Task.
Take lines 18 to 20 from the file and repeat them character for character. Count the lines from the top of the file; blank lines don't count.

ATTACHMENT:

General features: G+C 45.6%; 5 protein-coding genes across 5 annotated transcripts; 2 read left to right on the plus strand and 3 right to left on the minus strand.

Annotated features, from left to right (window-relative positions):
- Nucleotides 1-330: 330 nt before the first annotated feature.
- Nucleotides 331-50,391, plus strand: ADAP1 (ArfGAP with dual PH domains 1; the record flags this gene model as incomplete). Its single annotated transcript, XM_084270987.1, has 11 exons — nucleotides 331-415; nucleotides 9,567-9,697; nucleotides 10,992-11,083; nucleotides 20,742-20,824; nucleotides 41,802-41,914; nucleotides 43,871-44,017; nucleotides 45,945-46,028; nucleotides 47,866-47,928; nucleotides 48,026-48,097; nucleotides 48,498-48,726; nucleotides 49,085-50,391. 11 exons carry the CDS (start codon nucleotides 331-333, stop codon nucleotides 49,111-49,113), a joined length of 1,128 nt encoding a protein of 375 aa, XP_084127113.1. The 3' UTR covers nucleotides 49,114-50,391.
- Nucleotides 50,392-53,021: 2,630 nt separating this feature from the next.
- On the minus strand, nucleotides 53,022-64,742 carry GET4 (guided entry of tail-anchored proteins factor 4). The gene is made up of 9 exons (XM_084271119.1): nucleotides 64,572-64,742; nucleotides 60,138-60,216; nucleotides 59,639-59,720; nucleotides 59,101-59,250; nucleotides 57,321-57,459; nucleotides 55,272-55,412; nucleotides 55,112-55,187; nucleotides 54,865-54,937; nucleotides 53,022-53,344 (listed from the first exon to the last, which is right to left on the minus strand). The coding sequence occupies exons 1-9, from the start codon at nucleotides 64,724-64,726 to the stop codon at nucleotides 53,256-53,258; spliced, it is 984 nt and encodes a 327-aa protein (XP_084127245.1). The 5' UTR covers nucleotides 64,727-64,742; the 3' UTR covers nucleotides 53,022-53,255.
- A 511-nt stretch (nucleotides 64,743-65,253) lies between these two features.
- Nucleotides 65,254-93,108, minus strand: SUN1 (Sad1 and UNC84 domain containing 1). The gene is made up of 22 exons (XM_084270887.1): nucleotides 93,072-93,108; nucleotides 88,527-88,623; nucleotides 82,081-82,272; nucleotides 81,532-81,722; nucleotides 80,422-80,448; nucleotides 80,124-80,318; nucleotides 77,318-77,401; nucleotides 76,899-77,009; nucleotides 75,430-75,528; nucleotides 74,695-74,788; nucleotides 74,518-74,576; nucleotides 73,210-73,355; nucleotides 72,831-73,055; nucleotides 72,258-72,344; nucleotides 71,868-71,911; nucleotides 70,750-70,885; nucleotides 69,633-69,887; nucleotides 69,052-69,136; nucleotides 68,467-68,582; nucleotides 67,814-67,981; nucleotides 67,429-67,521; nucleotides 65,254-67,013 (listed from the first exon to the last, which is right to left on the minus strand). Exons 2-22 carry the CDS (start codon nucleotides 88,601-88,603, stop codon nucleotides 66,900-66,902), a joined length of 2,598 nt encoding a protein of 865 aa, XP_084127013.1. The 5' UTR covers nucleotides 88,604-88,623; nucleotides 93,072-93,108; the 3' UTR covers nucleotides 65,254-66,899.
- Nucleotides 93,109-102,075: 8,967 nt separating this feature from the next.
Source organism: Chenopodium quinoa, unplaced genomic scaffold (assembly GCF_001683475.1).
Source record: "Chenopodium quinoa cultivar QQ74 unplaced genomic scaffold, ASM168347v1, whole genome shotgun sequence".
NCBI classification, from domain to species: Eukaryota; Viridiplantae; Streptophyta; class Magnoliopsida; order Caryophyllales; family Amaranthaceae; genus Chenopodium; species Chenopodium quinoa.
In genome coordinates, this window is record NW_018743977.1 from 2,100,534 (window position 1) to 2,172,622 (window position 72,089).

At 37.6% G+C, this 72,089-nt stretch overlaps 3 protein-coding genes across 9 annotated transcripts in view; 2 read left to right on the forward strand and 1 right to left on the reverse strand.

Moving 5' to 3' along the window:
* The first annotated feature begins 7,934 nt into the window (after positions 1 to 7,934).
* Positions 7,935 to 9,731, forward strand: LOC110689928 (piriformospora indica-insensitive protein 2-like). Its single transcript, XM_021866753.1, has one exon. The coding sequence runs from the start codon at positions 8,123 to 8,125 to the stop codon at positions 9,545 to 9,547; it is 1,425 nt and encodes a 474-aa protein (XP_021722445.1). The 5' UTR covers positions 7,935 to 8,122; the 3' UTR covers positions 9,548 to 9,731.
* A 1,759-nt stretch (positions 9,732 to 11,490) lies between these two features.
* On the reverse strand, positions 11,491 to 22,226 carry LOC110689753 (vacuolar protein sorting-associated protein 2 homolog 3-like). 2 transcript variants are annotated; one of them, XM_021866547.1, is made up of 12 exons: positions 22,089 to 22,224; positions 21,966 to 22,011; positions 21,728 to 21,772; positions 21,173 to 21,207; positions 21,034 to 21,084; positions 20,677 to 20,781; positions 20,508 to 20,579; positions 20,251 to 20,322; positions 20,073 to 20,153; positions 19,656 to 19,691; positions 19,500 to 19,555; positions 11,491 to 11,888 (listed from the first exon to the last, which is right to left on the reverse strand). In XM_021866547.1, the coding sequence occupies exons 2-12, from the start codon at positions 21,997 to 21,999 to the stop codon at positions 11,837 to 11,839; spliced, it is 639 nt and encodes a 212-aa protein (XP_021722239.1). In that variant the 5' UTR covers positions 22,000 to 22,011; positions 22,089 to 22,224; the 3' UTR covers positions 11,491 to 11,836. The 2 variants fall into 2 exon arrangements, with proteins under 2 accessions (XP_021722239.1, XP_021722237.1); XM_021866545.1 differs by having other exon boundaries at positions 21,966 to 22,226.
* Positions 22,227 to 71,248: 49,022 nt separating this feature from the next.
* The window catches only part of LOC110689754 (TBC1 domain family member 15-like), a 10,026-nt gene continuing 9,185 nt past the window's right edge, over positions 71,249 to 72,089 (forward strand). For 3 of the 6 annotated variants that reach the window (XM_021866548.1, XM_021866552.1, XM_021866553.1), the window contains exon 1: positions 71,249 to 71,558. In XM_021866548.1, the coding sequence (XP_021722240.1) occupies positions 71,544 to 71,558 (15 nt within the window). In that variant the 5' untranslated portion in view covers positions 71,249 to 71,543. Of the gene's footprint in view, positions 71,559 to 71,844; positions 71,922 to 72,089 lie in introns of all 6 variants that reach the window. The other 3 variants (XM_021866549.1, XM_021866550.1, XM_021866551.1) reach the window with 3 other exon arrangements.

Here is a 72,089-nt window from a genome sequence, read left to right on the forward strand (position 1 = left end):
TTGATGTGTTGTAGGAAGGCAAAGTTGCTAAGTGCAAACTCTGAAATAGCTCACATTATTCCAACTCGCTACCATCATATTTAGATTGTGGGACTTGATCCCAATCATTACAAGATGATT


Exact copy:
* A 1,759-nt stretch (positions 9,732 to 11,490) lies between these two features.
* On the reverse strand, positions 11,491 to 22,226 carry LOC110689753 (vacuolar protein sorting-associated protein 2 homolog 3-like). 2 transcript variants are annotated; one of them, XM_021866547.1, is made up of 12 exons: positions 22,089 to 22,224; positions 21,966 to 22,011; positions 21,728 to 21,772; positions 21,173 to 21,207; positions 21,034 to 21,084; positions 20,677 to 20,781; positions 20,508 to 20,579; positions 20,251 to 20,322; positions 20,073 to 20,153; positions 19,656 to 19,691; positions 19,500 to 19,555; positions 11,491 to 11,888 (listed from the first exon to the last, which is right to left on the reverse strand). In XM_021866547.1, the coding sequence occupies exons 2-12, from the start codon at positions 21,997 to 21,999 to the stop codon at positions 11,837 to 11,839; spliced, it is 639 nt and encodes a 212-aa protein (XP_021722239.1). In that variant the 5' UTR covers positions 22,000 to 22,011; positions 22,089 to 22,224; the 3' UTR covers positions 11,491 to 11,836. The 2 variants fall into 2 exon arrangements, with proteins under 2 accessions (XP_021722239.1, XP_021722237.1); XM_021866545.1 differs by having other exon boundaries at positions 21,966 to 22,226.
* Positions 22,227 to 71,248: 49,022 nt separating this feature from the next.